- Historic Sites
Christmas In Santa Fe
December 1988 | Volume 39, Issue 8
One cold January a few years ago, the daughter of a French friend of mine wrote that she was coming to America. She would, of course, visit New York, and then she hoped to see some of the rest of the country, possibly les Grands Lacs. It was not hard to imagine a young tourist unfolding a map of the United States and settling on Rochester or Duluth as the kind of lakeside resort you might enjoy poking around in the off-season. What was hard was thinking where to send her instead. Miami? Los Angeles? Now I wouldn’t hesitate. I’d send her to Santa Fe.
I visited for the first time last December, approaching the city as most travelers do, on a shuttle bus from Albuquerque Airport sixty miles to the south. Santa Fe has always been isolated. When Spanish colonists founded the city in 1610 as part of their campaign to find gold and save souls in the New World, they were twelve hundred miles from Mexico City and five thousand miles from Madrid. Even by 1879, when the railroad approached, residents were so unenthusiastic about it that the Atchison, Topeka laid the tracks to Albuquerque instead. Then, as now, travelers bound for Santa Fe had to make the last leg of the journey by coach.
Yet once the bus pulls into the center of town, any inconvenience is forgotten. Santa Fe turns out to be an ideal destination. It is arranged, as all towns should be, around a grassy central square. It’s small enough so you can walk everywhere. It has a handful of fine museums, including the Wheelwright Museum of the American Indian and the Museum of International Folk Art. Watching protectively over all is a cathedral, the story of which is told in a classic American novel you can read during your stay, Willa Gather’s Death Comes for the Archbishop. And perhaps most important for Easterners and Europeans, Indians live there.
But most impressive to me was the fabric of the city itself. Virtually all of Santa Fe is built of adobe, mud bricks that are fired and then covered with a smooth outer layer. Not all of the buildings are old; but old and new blend together, and the rich brown tone of the adobe sets off any color put against it. Even a yellow no-parking stripe painted on a curbstone looked as if an artist had placed it there.
It was Georgia O’Keeffe and other painters (John Sloan, Robert Henri, Ernest Blumenschein, and John Marin all worked in Santa Fe or in nearby Taos) who taught us to see beauty in these massive adobe shapes. The first Anglos to describe Santa Fe style didn’t think much of it. When the explorer Zebulon Pike saw the city in 1807, it reminded him of “a fleet of the flat-bottomed boats . . . descending the Ohio River”; he particularly remarked on the “miserable appearance of the houses.” And to William Goulding, a gold seeker passing through on his way to California in 1849, the city seemed a “vast quantity of pig styes.” Goulding was also dismissive of another current Santa Fe attraction, the eighteenth- and nineteenth-century mission churches with their beamed ceilings, whitewashed interiors, and carved and painted altarpieces—Christianity interpreted by untutored and not entirely convinced Indian craftsmen. When Goulding visited these churches, he saw not folk art but “a great number of the most miserable paintings, and wax figures, and looking glasses trimmed with tinsel.”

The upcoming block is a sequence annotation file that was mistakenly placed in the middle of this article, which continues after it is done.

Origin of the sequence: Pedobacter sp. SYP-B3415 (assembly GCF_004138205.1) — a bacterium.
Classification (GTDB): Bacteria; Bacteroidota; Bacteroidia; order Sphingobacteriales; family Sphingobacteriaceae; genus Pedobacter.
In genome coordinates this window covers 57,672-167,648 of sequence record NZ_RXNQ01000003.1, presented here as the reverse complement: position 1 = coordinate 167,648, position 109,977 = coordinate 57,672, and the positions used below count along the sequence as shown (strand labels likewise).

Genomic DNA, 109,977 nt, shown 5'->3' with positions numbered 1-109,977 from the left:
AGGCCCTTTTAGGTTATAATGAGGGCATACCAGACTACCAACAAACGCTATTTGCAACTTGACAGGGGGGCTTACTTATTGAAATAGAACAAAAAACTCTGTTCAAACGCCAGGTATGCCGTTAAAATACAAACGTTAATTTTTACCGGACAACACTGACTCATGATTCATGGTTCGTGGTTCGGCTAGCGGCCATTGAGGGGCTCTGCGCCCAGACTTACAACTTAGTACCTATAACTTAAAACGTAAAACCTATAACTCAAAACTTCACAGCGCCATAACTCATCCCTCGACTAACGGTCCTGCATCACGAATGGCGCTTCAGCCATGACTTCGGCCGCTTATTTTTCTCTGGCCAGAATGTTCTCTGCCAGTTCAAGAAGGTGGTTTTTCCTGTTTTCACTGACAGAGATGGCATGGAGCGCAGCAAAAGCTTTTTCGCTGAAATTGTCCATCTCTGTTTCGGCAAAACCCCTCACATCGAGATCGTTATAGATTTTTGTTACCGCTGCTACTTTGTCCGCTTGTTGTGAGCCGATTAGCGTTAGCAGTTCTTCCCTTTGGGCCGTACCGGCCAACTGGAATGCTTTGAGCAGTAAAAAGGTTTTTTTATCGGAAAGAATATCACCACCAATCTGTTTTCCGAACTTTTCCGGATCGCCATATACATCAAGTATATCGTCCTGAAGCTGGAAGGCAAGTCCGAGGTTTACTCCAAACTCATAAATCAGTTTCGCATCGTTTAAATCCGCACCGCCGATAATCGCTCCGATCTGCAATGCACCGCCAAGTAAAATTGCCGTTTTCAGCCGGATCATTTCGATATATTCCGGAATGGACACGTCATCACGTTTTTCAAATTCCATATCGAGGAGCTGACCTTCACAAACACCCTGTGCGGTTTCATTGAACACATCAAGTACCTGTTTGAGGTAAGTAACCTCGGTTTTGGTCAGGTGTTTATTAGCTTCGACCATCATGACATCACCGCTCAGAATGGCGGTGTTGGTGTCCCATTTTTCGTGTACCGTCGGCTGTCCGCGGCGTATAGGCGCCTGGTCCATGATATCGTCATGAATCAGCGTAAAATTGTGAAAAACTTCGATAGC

Today, though, all of this looks pretty good to us, especially at Christmastime, when rooftops are lit up with farolitos—lanterns made by anchoring candles in sand inside paper bags (or more practical electric versions of the same thing). Doorways are decorated with chili peppers, and piñon smoke from the city’s fireplaces makes the air smell like cinnamon. (“At our meanest tasks,” Bishop Latour writes home in Willa Gather’s novel, “we have a perpetual odour of incense about us.”) In December the summer crowds are gone. It is cold enough to snow occasionally, but the sun is still warm, and you feel you have the city to yourself.
Wandering through the tree-filled courtyard of Seña Plaza, a onetime Spanish hacienda now restored and given over to antiques shops, I realized that Santa Fe is where Bohemia meets the Old West. Ten years older than the settlement at Plymouth, Santa Fe represents three cultures—Spanish, Indian, and Anglo—filtered through the eyes of the artists and writers and anthropologists who began coming to the city in the 1880s. By the 1920s, more than merely describing what they found, they were leading the battle to preserve it.
All of Santa Fe’s frontier past is summed up in its one surviving seventeenth-century building, the unprepossessing adobe structure facing the plaza called the Palace of the Governors. “Palace (as they term it),” Pike scoffed in his journal. The Spanish ruled from here, enslaving the Indians in the name of converting them, until 1680, when the Indians rose up and burned the rest of the town. During their twelve years in power before they were reconquered by the Spanish, the Indians transformed the palace into one of their multiple-dwelling pueblos. In 1821, the year Mexico declared independence from Spain, the palace became the territorial seat of a province of Mexico and the final destination for wagon trains that had just begun bringing calico and furs along the Santa Fe Trail. In 1846, shortly after Congress declared war on Mexico, the U.S. Army moved into the building. By 1909, three years before New Mexico was granted statehood, the palace had been turned into a museum of history. But the exhibits on view at the palace are almost incidental. The fortresslike structure of the building and the expressionless faces of the Indians who sit every day under the front portal selling jewelry tell the whole story.